The secret life of pronouns
Author(s)Nikolaeva, Liudmila, Ph. D. Massachusetts Institute of Technology
Massachusetts Institute of Technology. Department of Linguistics and Philosophy.
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This thesis explores the relationship between anaphora and movement on a wide array of data primarily from Russian. I argue that anaphors and pronominals are underlyingly the same syntactic entity, an index, whereas conditions A and B of binding theory should be substituted by principles regulating the spell-out of an anaphoric element as a reflexive or a pronominal. Through cyclic covert movement of an index, accompanied by cyclic evaluation of its phonological form, I account for the constraints against backward anaphora, or cataphora, found in Russian, as well as subject-orientation of anaphors and anti-subject orientation of the pronominals. The proposal derives the systematic complementarity of distribution of anaphors and pronominals in some contexts, as well as systematic lack thereof in others. Finally, I explore the interaction of anaphora with overt movement, scrambling in particular. I conclude that reconstruction effects correlate with case assignment in the way predicted by Wholesale Late Merger theory. Using this conclusion, I provide an argument in favor of existence of Determiners in Russian.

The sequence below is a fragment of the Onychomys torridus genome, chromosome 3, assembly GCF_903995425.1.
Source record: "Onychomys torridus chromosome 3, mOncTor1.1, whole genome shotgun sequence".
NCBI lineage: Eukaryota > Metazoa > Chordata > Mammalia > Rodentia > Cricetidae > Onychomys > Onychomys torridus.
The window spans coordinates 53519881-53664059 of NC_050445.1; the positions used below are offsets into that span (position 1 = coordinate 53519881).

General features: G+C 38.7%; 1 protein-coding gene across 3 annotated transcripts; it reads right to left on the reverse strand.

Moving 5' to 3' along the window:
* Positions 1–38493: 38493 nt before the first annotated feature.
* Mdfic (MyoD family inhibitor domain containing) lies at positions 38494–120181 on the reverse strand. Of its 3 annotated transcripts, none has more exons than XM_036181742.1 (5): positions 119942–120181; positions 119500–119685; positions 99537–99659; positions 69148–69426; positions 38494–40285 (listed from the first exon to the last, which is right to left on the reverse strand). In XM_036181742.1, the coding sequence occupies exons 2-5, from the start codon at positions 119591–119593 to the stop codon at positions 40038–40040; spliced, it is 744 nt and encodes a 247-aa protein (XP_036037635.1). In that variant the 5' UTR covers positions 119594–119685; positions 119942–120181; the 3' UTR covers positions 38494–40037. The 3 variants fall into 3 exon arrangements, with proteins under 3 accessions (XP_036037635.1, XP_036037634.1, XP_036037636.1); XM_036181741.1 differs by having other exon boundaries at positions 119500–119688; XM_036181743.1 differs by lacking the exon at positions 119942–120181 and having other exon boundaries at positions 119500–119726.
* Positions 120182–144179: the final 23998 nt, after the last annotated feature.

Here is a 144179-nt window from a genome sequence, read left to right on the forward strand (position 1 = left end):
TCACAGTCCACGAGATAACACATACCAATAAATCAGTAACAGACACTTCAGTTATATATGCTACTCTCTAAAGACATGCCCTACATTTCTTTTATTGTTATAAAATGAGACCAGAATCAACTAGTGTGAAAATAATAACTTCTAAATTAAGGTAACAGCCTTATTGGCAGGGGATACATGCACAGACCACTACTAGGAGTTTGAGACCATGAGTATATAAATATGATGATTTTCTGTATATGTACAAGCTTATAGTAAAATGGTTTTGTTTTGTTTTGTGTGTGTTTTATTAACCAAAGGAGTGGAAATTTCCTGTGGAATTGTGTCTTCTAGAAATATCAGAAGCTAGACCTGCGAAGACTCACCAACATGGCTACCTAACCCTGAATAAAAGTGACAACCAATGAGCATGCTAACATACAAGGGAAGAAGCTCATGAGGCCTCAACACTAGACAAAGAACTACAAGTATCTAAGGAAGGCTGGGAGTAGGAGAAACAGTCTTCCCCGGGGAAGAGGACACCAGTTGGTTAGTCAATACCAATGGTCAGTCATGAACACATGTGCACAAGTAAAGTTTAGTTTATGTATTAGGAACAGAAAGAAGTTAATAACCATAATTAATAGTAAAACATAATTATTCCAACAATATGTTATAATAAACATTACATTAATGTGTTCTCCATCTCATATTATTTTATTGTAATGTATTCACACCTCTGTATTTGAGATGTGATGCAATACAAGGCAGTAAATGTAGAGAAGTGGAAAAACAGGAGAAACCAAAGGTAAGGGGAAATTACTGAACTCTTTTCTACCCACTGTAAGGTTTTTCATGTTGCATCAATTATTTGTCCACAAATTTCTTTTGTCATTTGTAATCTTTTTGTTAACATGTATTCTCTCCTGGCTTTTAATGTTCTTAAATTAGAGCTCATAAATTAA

Thesis: Ph. D., Massachusetts Institute of Technology, Department of Linguistics and Philosophy, 2014.Cataloged from PDF version of thesis.Includes bibliographical references (pages 140-145).
DepartmentMassachusetts Institute of Technology. Department of Linguistics and Philosophy.; Massachusetts Institute of Technology. Department of Linguistics and Philosophy
Massachusetts Institute of Technology
Linguistics and Philosophy.